Nightly News   |  March 13, 2014

Exclusive: Why GM Didn’t Immediately Fix Ignition Switch Problem

General Motors is under new scrutiny after telling federal regulators that problems with its cars surfaced earlier than first thought.

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>>> we are back now with our nbc news exclusive, general motors is under new scrutiny after telling federal regulators that problems with some of its cars linked to deaths surfaced earlier than first thought. tonight, a look into why gm did not implement at least a partial fix nearly a decade ago. gabe gutierrez has more from general motors headquarters.

>> reporter: lester, we're talking about chevys and pontiac g 5's. according to hundreds of pages of court documents and video depositions of gm engineers, general motors developed a partial fix to the ignition switch problem back in 2005 and decided not to announce to owners that it was available. general motors is now acknowled acknowledging that a potential problem with its ignition switches first surfaced in 2001 , that is three years earlier than previously reported. video depositions obtained by nbc news show that nearly nine years ago gm engineers proposed a limited solution to make sudden ignition shut-off less likely, a problem that gm now acknowledges is linked to at least 12 deaths. the testimony also shows that other gm officials made a business decision not to spend what a plaintiff's expert has described as about a dollar per car on what they called only a partial fix.

>> they knew how to fix the problem or substantially reduce the problem and solely for cost reasons chose not to reduce the problem.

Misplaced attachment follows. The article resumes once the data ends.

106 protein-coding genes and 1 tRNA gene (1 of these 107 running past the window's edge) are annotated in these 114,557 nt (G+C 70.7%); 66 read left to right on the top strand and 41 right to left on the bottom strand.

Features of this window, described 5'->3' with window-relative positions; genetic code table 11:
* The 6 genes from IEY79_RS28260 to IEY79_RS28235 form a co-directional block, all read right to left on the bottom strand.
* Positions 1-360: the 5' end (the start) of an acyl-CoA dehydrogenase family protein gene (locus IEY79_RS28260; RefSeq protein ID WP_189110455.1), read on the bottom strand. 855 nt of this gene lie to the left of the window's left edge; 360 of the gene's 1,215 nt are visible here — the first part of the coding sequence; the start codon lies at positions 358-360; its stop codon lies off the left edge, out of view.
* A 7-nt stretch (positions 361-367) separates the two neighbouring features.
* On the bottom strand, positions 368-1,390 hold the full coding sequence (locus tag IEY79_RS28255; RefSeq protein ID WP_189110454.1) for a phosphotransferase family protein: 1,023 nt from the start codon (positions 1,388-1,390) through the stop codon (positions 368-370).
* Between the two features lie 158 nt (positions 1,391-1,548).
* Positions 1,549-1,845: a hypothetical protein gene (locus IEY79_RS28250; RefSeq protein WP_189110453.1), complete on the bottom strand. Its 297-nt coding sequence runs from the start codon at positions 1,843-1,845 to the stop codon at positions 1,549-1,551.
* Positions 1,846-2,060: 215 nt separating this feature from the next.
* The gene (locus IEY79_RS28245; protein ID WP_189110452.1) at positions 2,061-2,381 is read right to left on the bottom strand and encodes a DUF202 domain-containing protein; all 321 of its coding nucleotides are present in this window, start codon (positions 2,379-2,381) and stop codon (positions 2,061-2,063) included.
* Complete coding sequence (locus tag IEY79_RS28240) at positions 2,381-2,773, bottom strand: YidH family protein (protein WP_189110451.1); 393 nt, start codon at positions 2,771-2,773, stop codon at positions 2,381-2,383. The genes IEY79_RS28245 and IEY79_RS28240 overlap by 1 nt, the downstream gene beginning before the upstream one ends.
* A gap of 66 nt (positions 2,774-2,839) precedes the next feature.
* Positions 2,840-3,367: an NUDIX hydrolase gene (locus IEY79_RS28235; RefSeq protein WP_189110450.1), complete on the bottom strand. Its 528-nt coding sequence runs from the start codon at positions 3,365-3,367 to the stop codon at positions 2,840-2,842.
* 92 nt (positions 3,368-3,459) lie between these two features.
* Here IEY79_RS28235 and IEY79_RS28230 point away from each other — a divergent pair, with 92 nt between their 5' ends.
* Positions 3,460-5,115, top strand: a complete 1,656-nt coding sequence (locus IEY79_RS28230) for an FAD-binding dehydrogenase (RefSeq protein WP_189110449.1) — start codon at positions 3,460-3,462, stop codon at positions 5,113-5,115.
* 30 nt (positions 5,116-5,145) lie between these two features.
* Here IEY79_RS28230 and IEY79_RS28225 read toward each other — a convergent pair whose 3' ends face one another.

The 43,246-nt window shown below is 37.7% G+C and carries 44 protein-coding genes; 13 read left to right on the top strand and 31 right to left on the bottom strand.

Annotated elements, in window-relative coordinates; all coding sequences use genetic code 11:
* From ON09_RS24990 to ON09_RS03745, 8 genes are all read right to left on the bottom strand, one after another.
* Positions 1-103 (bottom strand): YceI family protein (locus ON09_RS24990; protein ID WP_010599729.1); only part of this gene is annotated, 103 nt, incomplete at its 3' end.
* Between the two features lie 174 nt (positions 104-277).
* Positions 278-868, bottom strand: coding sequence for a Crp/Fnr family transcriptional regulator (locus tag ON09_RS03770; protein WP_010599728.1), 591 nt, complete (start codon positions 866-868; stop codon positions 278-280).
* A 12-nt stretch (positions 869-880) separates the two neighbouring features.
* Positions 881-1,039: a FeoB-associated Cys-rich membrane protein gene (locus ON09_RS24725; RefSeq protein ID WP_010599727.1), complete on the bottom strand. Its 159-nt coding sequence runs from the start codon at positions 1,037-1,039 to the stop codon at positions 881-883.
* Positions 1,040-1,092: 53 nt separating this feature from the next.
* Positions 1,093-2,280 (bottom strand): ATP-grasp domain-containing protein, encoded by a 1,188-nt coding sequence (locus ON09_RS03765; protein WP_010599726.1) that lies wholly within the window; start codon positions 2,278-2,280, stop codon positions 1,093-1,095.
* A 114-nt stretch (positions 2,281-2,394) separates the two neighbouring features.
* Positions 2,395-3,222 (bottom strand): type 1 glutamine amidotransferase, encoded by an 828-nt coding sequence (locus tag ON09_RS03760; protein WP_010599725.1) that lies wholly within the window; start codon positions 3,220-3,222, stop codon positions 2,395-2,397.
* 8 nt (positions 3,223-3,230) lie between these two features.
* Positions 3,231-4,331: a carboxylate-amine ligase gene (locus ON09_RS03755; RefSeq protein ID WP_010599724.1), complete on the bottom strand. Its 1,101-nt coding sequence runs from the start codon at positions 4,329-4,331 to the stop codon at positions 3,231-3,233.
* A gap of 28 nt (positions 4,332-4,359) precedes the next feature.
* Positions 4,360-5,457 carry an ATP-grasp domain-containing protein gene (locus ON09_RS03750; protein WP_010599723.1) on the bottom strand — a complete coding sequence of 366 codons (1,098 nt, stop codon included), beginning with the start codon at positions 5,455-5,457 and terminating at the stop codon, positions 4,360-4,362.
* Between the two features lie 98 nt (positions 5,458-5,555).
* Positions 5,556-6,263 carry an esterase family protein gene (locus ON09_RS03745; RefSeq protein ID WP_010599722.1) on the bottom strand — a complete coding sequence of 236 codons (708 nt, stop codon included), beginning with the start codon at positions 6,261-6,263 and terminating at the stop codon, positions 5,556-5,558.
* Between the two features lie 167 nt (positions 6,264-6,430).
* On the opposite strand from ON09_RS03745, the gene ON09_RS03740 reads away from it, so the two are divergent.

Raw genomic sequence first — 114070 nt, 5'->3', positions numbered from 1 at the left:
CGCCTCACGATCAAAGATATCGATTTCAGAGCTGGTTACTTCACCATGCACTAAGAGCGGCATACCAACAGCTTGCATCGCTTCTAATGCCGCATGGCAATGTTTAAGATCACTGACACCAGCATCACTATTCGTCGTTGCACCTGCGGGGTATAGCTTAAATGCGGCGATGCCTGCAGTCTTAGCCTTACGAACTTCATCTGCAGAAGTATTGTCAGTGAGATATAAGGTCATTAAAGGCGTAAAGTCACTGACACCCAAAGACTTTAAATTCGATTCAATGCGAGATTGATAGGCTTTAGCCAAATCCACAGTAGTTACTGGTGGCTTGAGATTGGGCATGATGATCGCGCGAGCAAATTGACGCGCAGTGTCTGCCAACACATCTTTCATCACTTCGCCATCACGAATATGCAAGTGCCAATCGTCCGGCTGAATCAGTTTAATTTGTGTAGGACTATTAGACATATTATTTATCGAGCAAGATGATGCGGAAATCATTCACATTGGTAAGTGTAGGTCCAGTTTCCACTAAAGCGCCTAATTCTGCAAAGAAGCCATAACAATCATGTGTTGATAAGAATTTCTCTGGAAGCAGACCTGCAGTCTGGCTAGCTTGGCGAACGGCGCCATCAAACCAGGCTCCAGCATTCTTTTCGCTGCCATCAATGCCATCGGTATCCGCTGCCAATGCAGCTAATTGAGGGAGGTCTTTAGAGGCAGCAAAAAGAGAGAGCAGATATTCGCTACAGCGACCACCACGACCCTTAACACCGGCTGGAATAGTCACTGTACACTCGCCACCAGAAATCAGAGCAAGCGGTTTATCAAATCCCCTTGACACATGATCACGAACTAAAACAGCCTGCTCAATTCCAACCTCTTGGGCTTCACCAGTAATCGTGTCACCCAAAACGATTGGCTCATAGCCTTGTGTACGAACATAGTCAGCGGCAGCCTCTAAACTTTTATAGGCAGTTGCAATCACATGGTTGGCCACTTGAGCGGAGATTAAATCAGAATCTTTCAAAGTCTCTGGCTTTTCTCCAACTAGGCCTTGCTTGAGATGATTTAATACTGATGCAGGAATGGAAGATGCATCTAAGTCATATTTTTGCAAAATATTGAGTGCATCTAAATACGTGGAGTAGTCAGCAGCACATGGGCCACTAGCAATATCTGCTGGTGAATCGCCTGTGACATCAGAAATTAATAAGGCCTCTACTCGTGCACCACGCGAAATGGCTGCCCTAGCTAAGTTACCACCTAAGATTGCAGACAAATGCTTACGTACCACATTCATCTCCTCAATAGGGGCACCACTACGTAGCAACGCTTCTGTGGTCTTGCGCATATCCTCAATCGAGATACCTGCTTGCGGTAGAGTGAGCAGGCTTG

>> reporter: that is lance cooper, a georgia attorney who sued and settled with gm on behalf of the family of brooke melton, a person who died in 2010 on her birthday.

>> i just can't think this is happening on her birthday.

>> reporter: according to the information, her ignition shut off, turning off the power system, and locked her brakes.

>> she went across two lanes of traffic and was hit in the side by another car.

>> reporter: this is the type of car key at issue. gm says in its recall that weight, like a heavy dangling key chain , can cause it to move. see that large opening? in 2005 , gm engineers proposed redesigning the key to replace this slot with a hole. gm says this design was initially approved but later cancelled. instead, the company ordered these inserts for any customer who came into a dealership complaining of an ignition problem. only 474 inserts were handed out. lawyers at this deposition last june asked gary altman the programming manager for chevy cobalt why.

>> it made the decision not to fix this problem and five months later sold her the vehicle with the problem.

>> object to form, argumentative.

>> that is what happened, yes.

>> reporter: altman , who is still with gm, went on to say the reason why gm decided not to make the change with the key said it could not 100% fix the problem. altman said he did not agree that the car was still unsafe.

>> the car could be moved to the side of the road .

>> reporter: we found him at his home. you mentioned something about a business decision and that you were the one that rejected it. and asked him to clarify his testify. why did it take so long for these recalls to happen?

>> i can't answer that question.

>> reporter: a high level executive told me gm is deeply troubled with some decisions that were made.

>> one single death is enough to make a recall.

>> reporter: the justice department is also looking into whether gm may have broken a federal law that requires car makers to report problems to the government promptly. congress is also planning hearings, and lester, while gm officially declined to comment on camera about our investigation, the gm officials made it clear that they are cooperating fulling with federal regulators?

>> gabe gutierrez tonight, thank you.